The Long Fight

As elections approach, his daily schedule intensifies. But Puljak still tried to juggle it with all of his usual activities. Some day a couple of weeks before the elections he went to Daruvar, a town in the central part of Croatia, and held two lectures for the kindergarten kids, followed by two lectures in elementary school and two more in high school. Then he had an interview for a TV station, after which he went to listen to two more lectures at the science festival. Days like this are for him more the norm, then an exception. In the week after his campaign started, he travelled for four days to his second working place – CERN. This time he was guiding a large group of Croatian and Bosnian physics teachers as part of the educational program which he started with fellow Croatian CERN scientists. The recipe is simple – teachers get a chance to visit CERN, listen to some lectures and then use this experience back in their own schools. This is a type of activity that Puljak is not prepared to sacrifice at this point of his political career.
“I’ve always had a large working capacity. I can still handle everything”, says Puljak with confidence. Back then he even still managed to squeeze in three to four hours of basketball weekly, but in the weeks before elections this became more and more challenging. 


Guiding the physics teachers from Croatia and BiH to CERN on their visit. (Credit: Ivica Puljak / personal archive)

After Easter (and in the time this article was written), the party intensified the campaign and started visiting all of the largest Croatian cities. Their current rating in the public polls at that point was still below 3 percent, which was hardly be enough for that one desired place out of twelve reserved for Croatian representatives in the next EU parliament. The fact that the left political spectrum in Croatia, to which his liberal party “Pametno” gravitates, is now more than ever divided into different small parties, didn't help either. But Puljak was still confident that they can make it. 

“If we succeed at being more present in the media – which is a hard goal for small parties like ours - I’m confident we can have a good result,” says Puljak. If that doesn’t turn out to be the case, he would certainly not give up. “In my opinion, it is worth fighting to build a stable and strong political option which will have enough political strength to change things. It’s a long and hard process which takes time and patience. And we are prepared for that,” says Puljak. 


The elections for the European Parliament didn’t end up well for Pametno party. Their small coalition with party Unija Kvarnera got 1.4 percent of the votes, way below 5.19 percent needed this time for winning one seat.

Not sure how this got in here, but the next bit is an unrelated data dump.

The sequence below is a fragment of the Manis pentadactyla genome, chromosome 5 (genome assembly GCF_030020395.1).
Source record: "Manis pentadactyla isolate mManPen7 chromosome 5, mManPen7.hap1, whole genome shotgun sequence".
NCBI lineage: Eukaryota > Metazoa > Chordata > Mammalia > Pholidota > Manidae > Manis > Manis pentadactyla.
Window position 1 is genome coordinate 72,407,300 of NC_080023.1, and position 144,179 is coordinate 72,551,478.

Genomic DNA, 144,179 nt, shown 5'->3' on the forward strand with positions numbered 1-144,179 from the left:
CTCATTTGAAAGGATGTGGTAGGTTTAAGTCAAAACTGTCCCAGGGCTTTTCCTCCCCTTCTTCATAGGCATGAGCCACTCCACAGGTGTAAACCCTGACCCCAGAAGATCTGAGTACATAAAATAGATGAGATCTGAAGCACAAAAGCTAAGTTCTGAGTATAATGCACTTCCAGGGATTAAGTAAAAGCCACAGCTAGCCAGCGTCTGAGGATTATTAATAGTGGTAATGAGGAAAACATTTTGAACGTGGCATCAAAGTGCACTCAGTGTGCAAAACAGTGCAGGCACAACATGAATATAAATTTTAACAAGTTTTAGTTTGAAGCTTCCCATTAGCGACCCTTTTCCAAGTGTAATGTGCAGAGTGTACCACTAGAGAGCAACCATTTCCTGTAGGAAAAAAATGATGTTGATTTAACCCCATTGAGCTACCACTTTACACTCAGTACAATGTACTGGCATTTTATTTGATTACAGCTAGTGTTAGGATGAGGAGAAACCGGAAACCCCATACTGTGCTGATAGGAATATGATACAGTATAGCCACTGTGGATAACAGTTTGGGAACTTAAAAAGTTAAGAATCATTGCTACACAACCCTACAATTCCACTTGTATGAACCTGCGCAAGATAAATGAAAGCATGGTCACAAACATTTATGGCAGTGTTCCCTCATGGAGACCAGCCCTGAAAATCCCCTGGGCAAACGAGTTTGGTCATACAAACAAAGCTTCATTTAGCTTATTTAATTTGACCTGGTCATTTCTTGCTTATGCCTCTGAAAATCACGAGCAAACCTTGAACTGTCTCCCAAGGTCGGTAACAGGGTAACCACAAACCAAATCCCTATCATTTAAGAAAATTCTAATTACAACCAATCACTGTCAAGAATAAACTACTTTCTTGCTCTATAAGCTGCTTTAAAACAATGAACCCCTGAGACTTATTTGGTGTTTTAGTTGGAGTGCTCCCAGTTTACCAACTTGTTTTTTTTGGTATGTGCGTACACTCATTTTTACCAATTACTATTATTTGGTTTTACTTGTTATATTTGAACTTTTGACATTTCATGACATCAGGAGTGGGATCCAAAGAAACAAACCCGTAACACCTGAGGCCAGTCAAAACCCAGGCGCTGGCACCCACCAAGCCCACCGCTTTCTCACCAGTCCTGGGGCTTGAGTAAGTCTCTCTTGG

Puljak was disappointed, but he admitted that by the end of campaign he expected this result. The strong coalition with several new parties that shared the same basic values and pro-EU sentiment like Pametno would have made a difference, he acknowledges. Many of the political commentators made the same conclusion – there was a promising number of new left and liberal smaller political initiatives with serious programs who could have played a significant role in elections if only they got united. That never happened, and they mostly shared the same destiny at elections. As in the majority of EU, two major central left and right parties didn’t dominate and gained around 20 percent of the votes each. Far-right and populist parties, on the other hand, got more votes than expected.      
“We can only hope that this was an important lesson for the future, as the parliamentary elections are approaching in about one and a half years from now”, said Puljak commenting the election results.

Vedrana Simičević

The journalist


Vedrana Simičević is a long-time Croatian journalist and editor at the Croatian daily newspaper Novi list. She is a psychologist by education. As a journalist Vedrana has specialised in science, social issues and social phenomena like migration, nationalism, xenophobia and democracies. Other topics of interest include culture, different field stories and outdoor sports. In 2018 she won the national award for the best journalistic work about environment protection. Recently she started contributing to international outlets, including Science and New Scientist.

Ivica Puljak

The scientist


Ivica Puljak, professor of physics at Faculty of Electrical Engineering, Mechanical Engineering and Naval Architecture in Split, is one of the best known Croatian physicists, with an impressive international career mostly connected with the CERN and the search for the Higgs-Boson at CMS. He is one of the most cited Croatian scientists; he was a guest scientists at CERN and a guest professor at Ecole Polytechnique in Paris; he is also a member of the international MAGIC collaboration.